By Kyle Pope
As I grow older I have noticed a tendency in
character that I wish I did not see: the tendency to very easily hold a grudge.
When I was younger, if someone did something against me, or did something that
in someway hurt my feelings, I found it relatively easy to let the matter
“roll off my back” and forget about it. Yet, now as an older man,
with a few more hurt feelings “under my belt,” and a few more
situations that I wish I could forget, what once might have easily been viewed
as “water under the bridge,” now tends to pool together, damn up
and linger a little too long “under the bridge” (so to speak).
some thing may happen doesn’t justify or excuse its occurrence. Bearing a
grudge is wrong because it reflects a lack of forgiveness. Jesus taught in both
the model prayer and His comments immediately after the prayer, how important
forgiveness is. He declared: “For if you forgive men their trespasses,
your heavenly Father will also forgive you. But if you do not forgive men their
trespasses, neither will your Father forgive your trespasses.” (Matthew 6:14,15, NKJV). To some degree, this forgiveness is to occur
whether the person who has “trespassed” against us ever repents of
the wrong they have done. Jesus also taught: “And whenever you stand
praying, if you have anything against anyone, forgive him, that your Father in
heaven may also forgive you your trespasses.” (Mark 11:25). Clearly, if we want to be forgiven by God we must be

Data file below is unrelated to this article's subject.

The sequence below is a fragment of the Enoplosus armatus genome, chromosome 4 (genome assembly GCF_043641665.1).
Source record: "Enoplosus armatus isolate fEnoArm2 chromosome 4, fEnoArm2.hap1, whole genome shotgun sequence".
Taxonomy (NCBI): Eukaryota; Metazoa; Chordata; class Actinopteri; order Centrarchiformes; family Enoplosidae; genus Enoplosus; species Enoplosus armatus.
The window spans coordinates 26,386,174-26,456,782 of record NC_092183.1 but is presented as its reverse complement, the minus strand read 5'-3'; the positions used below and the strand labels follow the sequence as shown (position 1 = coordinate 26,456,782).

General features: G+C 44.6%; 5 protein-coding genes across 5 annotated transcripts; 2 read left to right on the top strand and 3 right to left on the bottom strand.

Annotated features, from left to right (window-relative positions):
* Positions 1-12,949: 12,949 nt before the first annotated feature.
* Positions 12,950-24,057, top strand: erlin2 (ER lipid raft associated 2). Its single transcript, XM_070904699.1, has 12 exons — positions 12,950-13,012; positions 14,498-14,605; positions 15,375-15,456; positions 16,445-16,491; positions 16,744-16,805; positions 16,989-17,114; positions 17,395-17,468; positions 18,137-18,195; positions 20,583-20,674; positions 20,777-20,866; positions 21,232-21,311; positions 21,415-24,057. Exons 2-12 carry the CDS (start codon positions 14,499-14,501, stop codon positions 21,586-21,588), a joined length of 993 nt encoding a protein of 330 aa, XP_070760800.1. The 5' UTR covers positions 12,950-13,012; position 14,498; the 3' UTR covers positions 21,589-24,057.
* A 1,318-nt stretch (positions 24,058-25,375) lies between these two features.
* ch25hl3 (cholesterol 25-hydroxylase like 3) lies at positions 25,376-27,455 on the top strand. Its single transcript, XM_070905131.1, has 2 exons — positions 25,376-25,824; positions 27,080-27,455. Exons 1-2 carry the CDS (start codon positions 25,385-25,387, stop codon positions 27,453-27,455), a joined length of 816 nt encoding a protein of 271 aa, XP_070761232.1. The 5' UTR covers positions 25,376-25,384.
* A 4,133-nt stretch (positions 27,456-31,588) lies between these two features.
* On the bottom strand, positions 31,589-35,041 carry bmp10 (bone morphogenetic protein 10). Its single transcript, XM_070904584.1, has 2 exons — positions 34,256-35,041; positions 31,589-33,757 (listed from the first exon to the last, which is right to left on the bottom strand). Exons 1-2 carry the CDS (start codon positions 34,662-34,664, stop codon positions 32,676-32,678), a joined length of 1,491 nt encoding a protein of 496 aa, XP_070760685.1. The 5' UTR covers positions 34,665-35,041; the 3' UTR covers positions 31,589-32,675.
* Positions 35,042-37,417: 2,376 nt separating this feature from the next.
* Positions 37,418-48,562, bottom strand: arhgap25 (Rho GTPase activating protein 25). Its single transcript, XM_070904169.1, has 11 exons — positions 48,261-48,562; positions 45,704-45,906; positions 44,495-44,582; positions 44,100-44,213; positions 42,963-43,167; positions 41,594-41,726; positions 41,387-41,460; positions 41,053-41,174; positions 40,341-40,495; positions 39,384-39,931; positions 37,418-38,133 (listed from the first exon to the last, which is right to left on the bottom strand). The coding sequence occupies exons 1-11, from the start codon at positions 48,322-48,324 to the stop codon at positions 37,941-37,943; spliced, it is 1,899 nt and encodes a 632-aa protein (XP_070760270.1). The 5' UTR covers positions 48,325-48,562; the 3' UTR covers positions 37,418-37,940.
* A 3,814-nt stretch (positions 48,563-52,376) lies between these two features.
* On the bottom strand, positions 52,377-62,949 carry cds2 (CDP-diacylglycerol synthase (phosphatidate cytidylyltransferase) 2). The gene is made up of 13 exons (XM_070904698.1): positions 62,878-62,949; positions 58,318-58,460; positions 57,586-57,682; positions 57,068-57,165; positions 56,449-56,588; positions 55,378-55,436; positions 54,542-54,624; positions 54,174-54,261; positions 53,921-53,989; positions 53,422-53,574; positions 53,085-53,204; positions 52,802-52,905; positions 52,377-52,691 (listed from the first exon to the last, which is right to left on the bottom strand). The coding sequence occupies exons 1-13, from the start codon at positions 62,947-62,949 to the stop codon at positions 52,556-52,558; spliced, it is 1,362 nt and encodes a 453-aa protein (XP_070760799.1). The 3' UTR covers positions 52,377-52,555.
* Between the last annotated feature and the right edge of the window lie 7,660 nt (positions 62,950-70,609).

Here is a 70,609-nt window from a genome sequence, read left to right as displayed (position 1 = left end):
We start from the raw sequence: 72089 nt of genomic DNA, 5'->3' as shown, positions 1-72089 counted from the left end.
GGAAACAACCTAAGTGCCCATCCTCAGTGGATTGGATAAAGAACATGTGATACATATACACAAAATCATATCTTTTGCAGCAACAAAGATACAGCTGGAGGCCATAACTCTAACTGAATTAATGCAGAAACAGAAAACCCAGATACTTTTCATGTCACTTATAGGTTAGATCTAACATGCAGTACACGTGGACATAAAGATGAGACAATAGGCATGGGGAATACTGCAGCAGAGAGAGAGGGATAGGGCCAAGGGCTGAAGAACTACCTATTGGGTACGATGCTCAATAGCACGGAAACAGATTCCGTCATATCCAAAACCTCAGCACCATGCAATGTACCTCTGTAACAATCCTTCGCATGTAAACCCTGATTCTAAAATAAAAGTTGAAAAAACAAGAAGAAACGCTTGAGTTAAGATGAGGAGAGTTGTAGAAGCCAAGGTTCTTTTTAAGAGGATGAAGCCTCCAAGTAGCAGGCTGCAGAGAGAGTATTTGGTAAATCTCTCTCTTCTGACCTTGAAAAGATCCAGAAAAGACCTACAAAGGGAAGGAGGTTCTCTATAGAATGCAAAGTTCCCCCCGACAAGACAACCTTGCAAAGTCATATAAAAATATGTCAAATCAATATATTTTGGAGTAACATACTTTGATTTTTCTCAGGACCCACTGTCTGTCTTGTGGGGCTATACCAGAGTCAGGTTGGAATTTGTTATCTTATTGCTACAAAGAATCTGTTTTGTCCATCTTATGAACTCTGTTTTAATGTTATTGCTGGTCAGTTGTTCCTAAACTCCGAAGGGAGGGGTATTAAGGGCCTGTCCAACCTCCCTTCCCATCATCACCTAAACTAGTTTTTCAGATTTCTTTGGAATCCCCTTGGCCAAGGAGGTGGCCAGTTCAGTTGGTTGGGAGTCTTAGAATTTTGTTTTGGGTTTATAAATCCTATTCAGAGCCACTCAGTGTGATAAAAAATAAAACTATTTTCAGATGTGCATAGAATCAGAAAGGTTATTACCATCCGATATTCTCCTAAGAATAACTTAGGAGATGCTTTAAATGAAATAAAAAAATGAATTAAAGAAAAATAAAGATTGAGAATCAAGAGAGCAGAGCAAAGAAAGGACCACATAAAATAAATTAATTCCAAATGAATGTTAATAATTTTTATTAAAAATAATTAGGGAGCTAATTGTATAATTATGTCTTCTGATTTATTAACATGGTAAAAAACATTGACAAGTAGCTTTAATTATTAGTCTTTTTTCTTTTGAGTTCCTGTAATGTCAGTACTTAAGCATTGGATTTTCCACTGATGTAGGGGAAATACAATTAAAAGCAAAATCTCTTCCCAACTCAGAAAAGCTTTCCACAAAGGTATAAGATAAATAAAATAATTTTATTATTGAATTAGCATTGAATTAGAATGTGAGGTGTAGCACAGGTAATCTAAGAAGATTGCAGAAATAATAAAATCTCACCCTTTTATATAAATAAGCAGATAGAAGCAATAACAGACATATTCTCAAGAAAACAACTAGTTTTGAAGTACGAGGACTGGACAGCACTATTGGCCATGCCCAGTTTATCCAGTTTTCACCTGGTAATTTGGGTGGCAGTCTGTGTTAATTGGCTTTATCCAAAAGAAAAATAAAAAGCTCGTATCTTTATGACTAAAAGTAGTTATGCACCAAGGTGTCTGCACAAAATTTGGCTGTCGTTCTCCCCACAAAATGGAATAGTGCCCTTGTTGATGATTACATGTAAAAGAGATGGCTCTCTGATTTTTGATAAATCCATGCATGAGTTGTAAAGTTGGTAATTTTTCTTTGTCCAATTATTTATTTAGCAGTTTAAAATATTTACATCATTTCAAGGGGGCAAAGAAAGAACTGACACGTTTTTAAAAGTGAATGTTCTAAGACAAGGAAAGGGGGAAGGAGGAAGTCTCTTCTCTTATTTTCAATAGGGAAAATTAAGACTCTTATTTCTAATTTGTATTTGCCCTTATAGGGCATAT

forgiving of others.
Bearing a grudge is a
very unattractive quality. It is ugly to see in one’s self or in others.
It makes the one who feels it bitter, resentful and distant. Forgiveness, on
the other hand, and the sweet disposition that accompanies it are qualities
that are appealing, admirable and approachable.
In June of 2004 the
nation mourned the passing of its 40th president, Ronald Reagan. Among the many
touching testimonials that were made about this man, one struck me more than
any other. Shortly after he was shot in 1981, Reagan records in his diary that
he found himself struggling with how he could go to God in prayer for himself
while he harbored hatred in his heart for the disturbed man who had tried to
kill him. To address this, Reagan first prayed to God for the soul of the man
who shot him, then he prayed for himself. Imagine, after having someone explode
a weapon in your direction that lodged a bullet inches away from your heart
taking the time to first pray for them.
As impressive as this
example is, it is nothing compared to the example of our Lord. He, who was God
in the flesh, as life was slipping away from His fleshly body, considered those
who had torn His body to shreds, slammed a thorny crown on His head and pierced
His hands and feet with nails, appeals to heaven - “Father, forgive
them, for they do not know what they do.” (Luke 23:34). If Jesus could ask for the forgiveness of those who
carried out His crucifixion, what wrong could anyone ever do to us that would
justify bearing a grudge against them?
Bearing a grudge
requires that we maintain a disposition and an attitude towards the other
person that can hinder our very worship of God. Before the model prayer, in the
same sermon Jesus taught, that harboring anger towards our brother can place us
in danger of judgement, and that holding them in contempt can place us in
danger of hell fire (Matthew 5:22). Jesus taught that before we bring our “gift
to the altar” we must first do what we can to make things right
in our relationships with others (Matthew 5:23-24). If we hold on to a grudge
it may be that the very spiritual sacrifices we offer in worship to God become
unacceptable. Let’s strive to prevent this from happening to our
relationship with God.